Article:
Recruitment: Gender diversity an on-going issue in Australian industry

Beef Central, 03/06/2016

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Females now dominate pen riding teams at many larger commercial feedlots, including Prime City near Griffith in NSW.

Females now dominate pen riding teams at many larger commercial feedlots, including Prime City near Griffith in NSW.


DESPITE the economic and structural tenacity of Australia’s primary industry sector, there is one particular area that still lingers in the developmental stages – gender diversity.

With a few exceptions, agriculture remains one of the most male-dominated job sectors in Australia, yet to keep up with the contemporary evolution in workforce equality and maintain a competitive market presence, it is essential for agri-businesses to cultivate diversity in their jobs.

So what is the current state of female employees in the red meat industry and what can businesses do to close the divide?

Under-representation of women in industry

According to a 2015 report by the Workplace Gender Equality Agency (WGEA), almost 46 percent of the Australian workforce is made up of women, with just 34.4pc of women making up jobs in the agriculture, forestry and fishing industry.

In addition, there has been almost no change to this under-representation in the last few years.

The 2013 version of the WGEA revealed that 34.9pc of agri-sector workers were women, meaning there has been a decrease of 0.5pc in the period between the two reports.

This demonstrates that the sector needs to do more to shift the imbalance and encourage more women to enter the agricultural sector. Having a greater proportion of female workers on hand can improve the range of expertise and quality of the talent pool.

The advantages of workforce diversity

There are a number of incentives for businesses to pursue gender diversity.

Diversity Australia says that by accessing the widest possible pool of talent, businesses have the opportunity to cultivate a better quality and more sustainable talent pipeline.

Hiring more women can help to make the work environment more engaging and all-inclusive, resulting in greater motivation and improved efficiency.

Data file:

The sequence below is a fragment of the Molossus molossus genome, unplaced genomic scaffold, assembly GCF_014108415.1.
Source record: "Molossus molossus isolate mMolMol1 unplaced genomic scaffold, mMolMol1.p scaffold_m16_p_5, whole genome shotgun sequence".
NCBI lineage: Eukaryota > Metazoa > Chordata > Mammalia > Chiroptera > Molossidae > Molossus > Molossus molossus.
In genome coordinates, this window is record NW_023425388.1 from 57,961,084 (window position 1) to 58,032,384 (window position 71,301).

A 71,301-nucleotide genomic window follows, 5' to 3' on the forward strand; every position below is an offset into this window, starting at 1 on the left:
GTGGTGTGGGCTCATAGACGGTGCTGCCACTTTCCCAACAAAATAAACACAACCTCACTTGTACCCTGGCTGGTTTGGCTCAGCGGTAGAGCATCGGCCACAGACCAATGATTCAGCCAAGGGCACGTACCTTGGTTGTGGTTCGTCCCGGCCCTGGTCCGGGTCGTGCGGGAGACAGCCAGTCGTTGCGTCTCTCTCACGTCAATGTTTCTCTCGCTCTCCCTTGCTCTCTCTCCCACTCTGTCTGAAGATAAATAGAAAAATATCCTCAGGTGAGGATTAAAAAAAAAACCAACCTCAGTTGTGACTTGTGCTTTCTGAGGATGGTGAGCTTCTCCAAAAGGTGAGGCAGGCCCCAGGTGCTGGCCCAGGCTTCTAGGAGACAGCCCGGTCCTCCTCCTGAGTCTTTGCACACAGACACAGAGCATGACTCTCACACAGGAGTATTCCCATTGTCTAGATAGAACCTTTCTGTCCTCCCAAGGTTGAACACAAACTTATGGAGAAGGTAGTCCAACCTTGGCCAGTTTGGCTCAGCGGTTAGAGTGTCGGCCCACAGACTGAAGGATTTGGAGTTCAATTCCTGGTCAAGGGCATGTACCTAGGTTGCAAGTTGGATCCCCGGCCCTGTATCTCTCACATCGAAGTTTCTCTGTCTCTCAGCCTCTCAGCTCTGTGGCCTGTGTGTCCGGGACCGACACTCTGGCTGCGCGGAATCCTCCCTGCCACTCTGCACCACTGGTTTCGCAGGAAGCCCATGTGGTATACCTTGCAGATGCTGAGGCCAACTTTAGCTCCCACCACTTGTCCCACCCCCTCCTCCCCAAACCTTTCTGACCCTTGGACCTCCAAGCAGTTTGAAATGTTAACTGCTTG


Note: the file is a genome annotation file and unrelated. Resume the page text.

John Mullen, CEO at Asciano and an ambassador for WGEA, highlights these ongoing benefits.

“Not only do all businesses need to reflect the broader communities in which they operate, but boosting gender diversity immediately deepens the potential talent pool that all businesses rely on to fuel future growth and prosperity,” he said.

Diversity Australia also points out that more variety among workers also cultivates a wider range of skills and abilities, meaning there may be more creativity, as well better problem-solving and decision making.

In the feedlot industry, for example, some yards ‘man’ their pen-riding teams exclusively with women. The reason? Typical responses from yard managers reference attention to detail, observational skills, and ability to focus – all high priorities in the pen-riding role.

Consolidated Pastoral Co is another red meat industry employer which has made progress in this space. Seventy percent of applications for on-property positions with CPC now come from females. The gender ratio among station operational staff at CPC now stands at 60:40 males to females, while at management level (either on-property or in head-office), it is 70:30.

In addition to a reduced cost of employee turnover and better overall performance in the organisation, WGEA says that pursuing equality among gender minimises a company’s legal risk of discrimination and harassment cases, and also improves their public reputation.

Improving the proportion of women in industry

Gender diversity is a pressing matter for today’s society, so how can agri-businesses approach the under-representation?

Talent strategy company Mercer Australia suggest several ways that companies can help correct the gender imbalance, including engaging leadership in the promotion of diversity, proactively helping women manage their careers and making diversity and equality a central company-wide focus.

In order to become a reality, gender diversity needs to be a central value of all businesses, Mercer says.


See this earlier Beef Central article on a similar topic: “Red Meat Processors urged to become more “female friendly”


Source: Meat Processors Pty Ltd





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  1. graeme mcdonald, 04/06/2016

    you have completly missed the point. Most roles in mangement in extenstive grazing require a team approach and your artical pays no respect to the many females that are contributing greatly to the team.

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